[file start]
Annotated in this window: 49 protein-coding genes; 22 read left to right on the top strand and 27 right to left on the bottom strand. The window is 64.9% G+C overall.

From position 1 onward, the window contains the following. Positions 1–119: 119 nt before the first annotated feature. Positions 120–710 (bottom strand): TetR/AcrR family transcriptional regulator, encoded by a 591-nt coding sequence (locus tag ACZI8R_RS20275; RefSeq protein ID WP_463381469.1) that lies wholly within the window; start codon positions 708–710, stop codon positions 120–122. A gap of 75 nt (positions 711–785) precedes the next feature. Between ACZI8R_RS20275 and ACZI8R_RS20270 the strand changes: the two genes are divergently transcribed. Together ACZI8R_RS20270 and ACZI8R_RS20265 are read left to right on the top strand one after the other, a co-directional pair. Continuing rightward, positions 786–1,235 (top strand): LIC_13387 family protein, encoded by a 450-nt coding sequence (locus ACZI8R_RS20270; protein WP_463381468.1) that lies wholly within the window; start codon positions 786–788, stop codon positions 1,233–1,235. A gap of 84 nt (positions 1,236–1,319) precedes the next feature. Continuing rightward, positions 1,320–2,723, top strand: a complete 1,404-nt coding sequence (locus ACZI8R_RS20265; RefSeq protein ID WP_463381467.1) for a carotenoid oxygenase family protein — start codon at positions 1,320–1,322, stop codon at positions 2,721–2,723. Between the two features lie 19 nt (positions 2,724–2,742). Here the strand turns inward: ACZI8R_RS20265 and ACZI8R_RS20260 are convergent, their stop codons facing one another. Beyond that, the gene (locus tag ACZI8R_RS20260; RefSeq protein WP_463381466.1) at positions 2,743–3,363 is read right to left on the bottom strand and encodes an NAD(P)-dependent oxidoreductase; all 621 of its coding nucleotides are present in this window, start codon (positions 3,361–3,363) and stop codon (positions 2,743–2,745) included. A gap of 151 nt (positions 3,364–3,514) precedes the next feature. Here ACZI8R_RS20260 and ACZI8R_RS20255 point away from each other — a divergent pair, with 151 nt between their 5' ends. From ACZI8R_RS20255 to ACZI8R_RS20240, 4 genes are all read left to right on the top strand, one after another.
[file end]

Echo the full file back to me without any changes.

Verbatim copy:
Annotated in this window: 49 protein-coding genes; 22 read left to right on the top strand and 27 right to left on the bottom strand. The window is 64.9% G+C overall.

From position 1 onward, the window contains the following. Positions 1–119: 119 nt before the first annotated feature. Positions 120–710 (bottom strand): TetR/AcrR family transcriptional regulator, encoded by a 591-nt coding sequence (locus tag ACZI8R_RS20275; RefSeq protein ID WP_463381469.1) that lies wholly within the window; start codon positions 708–710, stop codon positions 120–122. A gap of 75 nt (positions 711–785) precedes the next feature. Between ACZI8R_RS20275 and ACZI8R_RS20270 the strand changes: the two genes are divergently transcribed. Together ACZI8R_RS20270 and ACZI8R_RS20265 are read left to right on the top strand one after the other, a co-directional pair. Continuing rightward, positions 786–1,235 (top strand): LIC_13387 family protein, encoded by a 450-nt coding sequence (locus ACZI8R_RS20270; protein WP_463381468.1) that lies wholly within the window; start codon positions 786–788, stop codon positions 1,233–1,235. A gap of 84 nt (positions 1,236–1,319) precedes the next feature. Continuing rightward, positions 1,320–2,723, top strand: a complete 1,404-nt coding sequence (locus ACZI8R_RS20265; RefSeq protein ID WP_463381467.1) for a carotenoid oxygenase family protein — start codon at positions 1,320–1,322, stop codon at positions 2,721–2,723. Between the two features lie 19 nt (positions 2,724–2,742). Here the strand turns inward: ACZI8R_RS20265 and ACZI8R_RS20260 are convergent, their stop codons facing one another. Beyond that, the gene (locus tag ACZI8R_RS20260; RefSeq protein WP_463381466.1) at positions 2,743–3,363 is read right to left on the bottom strand and encodes an NAD(P)-dependent oxidoreductase; all 621 of its coding nucleotides are present in this window, start codon (positions 3,361–3,363) and stop codon (positions 2,743–2,745) included. A gap of 151 nt (positions 3,364–3,514) precedes the next feature. Here ACZI8R_RS20260 and ACZI8R_RS20255 point away from each other — a divergent pair, with 151 nt between their 5' ends. From ACZI8R_RS20255 to ACZI8R_RS20240, 4 genes are all read left to right on the top strand, one after another.